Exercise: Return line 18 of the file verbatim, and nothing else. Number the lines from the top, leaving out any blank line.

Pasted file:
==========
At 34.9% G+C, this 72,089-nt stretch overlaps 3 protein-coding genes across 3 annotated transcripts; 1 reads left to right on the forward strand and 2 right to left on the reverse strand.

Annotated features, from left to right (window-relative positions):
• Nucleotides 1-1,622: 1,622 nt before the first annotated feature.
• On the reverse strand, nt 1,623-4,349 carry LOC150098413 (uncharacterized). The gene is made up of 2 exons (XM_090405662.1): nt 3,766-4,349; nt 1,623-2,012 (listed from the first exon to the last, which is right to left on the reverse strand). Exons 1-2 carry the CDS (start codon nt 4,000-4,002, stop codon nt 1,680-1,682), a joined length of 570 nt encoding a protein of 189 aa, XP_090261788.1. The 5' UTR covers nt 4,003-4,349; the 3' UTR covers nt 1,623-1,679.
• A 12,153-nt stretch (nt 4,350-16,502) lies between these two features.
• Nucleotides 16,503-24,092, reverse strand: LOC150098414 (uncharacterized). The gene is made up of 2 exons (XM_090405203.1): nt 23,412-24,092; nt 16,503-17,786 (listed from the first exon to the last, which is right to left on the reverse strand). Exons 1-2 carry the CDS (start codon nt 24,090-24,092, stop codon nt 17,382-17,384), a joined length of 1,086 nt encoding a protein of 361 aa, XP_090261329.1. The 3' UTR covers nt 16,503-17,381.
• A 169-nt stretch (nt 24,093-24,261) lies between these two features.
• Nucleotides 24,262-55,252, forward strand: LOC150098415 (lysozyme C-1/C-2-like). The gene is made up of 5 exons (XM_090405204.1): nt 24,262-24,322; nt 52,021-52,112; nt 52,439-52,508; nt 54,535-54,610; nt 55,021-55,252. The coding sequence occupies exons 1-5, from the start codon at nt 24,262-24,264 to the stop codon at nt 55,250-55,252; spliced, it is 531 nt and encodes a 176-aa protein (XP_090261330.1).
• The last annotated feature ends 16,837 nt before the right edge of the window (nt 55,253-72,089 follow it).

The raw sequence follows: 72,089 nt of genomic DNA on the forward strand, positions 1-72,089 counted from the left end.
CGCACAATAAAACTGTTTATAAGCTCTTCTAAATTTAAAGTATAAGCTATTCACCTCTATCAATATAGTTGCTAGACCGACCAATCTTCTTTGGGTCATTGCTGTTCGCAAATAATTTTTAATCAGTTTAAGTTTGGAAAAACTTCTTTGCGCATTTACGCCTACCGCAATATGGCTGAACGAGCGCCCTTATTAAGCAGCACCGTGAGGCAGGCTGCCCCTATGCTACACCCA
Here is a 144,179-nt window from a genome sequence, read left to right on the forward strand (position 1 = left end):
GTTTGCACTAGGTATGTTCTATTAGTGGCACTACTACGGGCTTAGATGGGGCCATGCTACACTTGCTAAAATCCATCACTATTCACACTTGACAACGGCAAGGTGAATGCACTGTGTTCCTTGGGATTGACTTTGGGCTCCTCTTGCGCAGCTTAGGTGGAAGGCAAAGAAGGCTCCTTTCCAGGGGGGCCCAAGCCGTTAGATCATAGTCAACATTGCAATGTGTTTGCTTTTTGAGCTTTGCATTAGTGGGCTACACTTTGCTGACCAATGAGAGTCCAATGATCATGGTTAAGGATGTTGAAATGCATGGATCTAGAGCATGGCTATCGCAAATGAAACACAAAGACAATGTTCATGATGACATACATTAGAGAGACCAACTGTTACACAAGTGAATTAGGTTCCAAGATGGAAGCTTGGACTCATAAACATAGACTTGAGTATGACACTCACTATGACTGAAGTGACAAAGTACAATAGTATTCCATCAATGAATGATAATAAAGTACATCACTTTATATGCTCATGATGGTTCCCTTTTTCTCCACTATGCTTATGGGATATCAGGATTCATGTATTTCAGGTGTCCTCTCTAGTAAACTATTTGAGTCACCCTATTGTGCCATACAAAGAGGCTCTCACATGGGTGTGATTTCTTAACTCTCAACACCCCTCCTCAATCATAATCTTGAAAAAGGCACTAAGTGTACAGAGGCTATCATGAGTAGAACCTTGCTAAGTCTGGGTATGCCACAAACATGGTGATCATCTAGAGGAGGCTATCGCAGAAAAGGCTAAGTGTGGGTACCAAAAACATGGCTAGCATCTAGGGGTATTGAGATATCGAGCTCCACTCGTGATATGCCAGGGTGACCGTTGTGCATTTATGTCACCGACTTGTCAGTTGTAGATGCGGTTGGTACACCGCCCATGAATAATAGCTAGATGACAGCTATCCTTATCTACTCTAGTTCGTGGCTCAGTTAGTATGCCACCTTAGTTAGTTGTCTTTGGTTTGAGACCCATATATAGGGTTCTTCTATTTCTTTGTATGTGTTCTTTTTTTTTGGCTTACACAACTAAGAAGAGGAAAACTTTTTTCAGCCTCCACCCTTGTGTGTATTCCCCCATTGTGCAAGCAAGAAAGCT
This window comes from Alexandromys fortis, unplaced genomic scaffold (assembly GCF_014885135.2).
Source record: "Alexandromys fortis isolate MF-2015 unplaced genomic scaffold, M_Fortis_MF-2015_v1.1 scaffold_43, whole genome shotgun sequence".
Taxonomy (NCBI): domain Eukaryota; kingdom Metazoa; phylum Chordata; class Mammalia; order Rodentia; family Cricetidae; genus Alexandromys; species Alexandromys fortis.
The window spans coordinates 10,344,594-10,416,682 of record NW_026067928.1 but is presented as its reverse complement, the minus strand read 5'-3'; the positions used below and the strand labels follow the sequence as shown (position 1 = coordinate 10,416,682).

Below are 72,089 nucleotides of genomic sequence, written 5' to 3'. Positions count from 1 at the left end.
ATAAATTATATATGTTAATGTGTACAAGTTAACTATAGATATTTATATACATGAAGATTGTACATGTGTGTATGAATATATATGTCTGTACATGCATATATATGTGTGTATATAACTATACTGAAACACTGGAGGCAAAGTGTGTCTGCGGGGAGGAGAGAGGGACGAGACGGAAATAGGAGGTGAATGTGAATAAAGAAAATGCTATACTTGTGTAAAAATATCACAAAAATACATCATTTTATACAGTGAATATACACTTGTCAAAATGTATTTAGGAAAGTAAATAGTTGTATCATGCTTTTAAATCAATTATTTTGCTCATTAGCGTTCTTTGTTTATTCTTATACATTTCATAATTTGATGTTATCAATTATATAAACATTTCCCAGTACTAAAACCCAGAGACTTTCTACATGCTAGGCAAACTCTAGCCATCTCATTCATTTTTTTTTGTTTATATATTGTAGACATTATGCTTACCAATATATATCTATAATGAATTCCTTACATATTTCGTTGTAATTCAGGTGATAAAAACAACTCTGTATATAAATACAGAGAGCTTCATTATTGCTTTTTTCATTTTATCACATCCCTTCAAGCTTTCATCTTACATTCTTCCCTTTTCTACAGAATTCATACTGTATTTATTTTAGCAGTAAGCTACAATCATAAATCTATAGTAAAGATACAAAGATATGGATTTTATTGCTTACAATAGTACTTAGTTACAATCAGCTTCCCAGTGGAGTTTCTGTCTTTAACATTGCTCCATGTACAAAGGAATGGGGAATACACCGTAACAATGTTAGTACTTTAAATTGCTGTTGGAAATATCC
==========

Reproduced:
Below are 72,089 nucleotides of genomic sequence, written 5' to 3'. Positions count from 1 at the left end.